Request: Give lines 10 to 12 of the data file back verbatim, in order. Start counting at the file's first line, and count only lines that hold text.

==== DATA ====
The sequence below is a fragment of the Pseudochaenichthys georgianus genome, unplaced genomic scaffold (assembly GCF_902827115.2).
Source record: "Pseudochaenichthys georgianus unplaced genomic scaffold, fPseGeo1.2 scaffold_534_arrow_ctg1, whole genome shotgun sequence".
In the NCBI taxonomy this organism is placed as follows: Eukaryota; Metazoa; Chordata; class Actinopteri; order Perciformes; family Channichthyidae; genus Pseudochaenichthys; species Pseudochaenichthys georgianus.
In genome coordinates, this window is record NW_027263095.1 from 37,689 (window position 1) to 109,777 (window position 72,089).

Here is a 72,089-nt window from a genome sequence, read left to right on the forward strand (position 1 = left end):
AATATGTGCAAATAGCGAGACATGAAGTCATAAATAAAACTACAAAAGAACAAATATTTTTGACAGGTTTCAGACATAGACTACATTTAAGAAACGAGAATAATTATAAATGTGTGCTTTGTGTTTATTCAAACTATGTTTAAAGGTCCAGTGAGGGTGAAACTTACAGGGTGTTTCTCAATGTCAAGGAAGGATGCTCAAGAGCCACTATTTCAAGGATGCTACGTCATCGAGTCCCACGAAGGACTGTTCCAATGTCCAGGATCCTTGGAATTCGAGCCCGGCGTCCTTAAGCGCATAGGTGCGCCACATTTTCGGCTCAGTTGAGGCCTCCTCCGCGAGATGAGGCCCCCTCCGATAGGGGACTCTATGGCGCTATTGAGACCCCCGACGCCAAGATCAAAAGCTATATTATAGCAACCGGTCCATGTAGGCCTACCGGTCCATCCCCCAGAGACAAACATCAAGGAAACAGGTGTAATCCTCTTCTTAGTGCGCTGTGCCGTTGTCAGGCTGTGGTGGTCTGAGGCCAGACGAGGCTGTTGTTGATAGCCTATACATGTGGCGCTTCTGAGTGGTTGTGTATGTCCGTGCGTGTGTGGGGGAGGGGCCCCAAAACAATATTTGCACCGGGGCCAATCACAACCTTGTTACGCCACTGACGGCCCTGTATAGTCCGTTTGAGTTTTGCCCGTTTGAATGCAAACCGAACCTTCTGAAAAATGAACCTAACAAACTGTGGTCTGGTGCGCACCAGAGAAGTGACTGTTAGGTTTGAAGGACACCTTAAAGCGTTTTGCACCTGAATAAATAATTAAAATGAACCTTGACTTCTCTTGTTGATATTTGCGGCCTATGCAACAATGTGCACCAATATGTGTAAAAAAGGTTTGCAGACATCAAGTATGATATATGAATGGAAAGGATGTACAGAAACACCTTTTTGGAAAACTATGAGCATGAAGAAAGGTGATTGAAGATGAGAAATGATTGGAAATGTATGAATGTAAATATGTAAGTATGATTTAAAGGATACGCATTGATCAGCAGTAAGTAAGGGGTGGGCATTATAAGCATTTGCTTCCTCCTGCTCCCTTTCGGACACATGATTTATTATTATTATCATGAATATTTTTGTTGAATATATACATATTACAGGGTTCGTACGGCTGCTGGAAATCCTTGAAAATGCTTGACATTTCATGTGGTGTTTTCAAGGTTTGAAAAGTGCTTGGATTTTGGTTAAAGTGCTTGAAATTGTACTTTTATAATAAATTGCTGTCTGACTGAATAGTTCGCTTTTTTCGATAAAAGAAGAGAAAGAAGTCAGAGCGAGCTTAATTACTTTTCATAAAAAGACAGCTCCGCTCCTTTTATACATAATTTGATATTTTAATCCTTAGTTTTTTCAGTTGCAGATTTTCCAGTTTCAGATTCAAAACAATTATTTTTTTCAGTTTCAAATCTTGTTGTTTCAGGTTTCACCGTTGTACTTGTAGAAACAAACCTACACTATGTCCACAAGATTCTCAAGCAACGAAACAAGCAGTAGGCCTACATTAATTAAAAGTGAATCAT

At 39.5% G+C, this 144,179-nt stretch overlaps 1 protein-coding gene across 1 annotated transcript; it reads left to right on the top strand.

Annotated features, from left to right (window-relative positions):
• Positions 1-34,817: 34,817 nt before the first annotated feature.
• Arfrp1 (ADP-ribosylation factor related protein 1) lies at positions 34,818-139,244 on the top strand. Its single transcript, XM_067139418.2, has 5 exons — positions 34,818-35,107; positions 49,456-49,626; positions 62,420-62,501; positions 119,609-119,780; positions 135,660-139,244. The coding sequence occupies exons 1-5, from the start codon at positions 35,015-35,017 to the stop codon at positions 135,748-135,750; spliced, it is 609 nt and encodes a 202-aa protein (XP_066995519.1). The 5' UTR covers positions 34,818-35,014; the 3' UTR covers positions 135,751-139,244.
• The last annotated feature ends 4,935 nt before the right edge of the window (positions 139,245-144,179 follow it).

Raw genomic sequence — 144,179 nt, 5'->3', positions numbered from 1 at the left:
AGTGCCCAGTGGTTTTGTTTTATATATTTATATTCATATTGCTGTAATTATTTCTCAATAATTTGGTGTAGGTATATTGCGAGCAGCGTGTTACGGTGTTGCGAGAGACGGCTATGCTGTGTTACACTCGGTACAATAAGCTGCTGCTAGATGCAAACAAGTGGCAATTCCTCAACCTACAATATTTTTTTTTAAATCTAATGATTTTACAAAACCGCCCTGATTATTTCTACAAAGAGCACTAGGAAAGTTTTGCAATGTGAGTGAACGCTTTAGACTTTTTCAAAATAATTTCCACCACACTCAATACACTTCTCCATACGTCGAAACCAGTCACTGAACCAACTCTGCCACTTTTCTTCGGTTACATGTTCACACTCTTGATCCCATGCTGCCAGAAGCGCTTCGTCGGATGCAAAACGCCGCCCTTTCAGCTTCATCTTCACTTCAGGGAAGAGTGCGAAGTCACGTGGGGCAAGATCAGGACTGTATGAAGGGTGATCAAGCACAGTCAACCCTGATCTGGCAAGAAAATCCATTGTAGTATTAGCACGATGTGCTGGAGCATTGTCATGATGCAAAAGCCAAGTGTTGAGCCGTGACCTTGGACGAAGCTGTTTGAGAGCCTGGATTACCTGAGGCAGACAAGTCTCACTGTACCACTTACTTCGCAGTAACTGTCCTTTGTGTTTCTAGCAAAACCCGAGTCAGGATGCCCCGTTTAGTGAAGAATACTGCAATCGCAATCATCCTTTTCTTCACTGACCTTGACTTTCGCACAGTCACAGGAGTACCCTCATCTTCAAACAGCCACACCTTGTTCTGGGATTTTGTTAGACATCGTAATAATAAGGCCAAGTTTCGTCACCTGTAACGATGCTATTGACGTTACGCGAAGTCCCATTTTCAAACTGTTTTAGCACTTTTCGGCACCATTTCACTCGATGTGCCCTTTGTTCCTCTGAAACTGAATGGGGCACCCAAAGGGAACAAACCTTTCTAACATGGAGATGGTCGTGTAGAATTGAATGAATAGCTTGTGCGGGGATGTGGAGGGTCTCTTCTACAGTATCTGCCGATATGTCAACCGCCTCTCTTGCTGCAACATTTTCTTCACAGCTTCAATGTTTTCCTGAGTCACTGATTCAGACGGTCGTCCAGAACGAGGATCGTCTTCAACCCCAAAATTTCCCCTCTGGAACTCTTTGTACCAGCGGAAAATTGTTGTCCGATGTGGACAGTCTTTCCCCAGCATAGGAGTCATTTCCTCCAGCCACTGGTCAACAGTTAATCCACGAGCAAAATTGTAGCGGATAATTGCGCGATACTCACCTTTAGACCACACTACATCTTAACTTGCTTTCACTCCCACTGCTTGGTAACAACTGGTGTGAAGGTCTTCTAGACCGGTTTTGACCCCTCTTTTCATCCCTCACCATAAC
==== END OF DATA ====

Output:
• Arfrp1 (ADP-ribosylation factor related protein 1) lies at positions 34,818-139,244 on the top strand. Its single transcript, XM_067139418.2, has 5 exons — positions 34,818-35,107; positions 49,456-49,626; positions 62,420-62,501; positions 119,609-119,780; positions 135,660-139,244. The coding sequence occupies exons 1-5, from the start codon at positions 35,015-35,017 to the stop codon at positions 135,748-135,750; spliced, it is 609 nt and encodes a 202-aa protein (XP_066995519.1). The 5' UTR covers positions 34,818-35,014; the 3' UTR covers positions 135,751-139,244.
• The last annotated feature ends 4,935 nt before the right edge of the window (positions 139,245-144,179 follow it).

Raw genomic sequence — 144,179 nt, 5'->3', positions numbered from 1 at the left: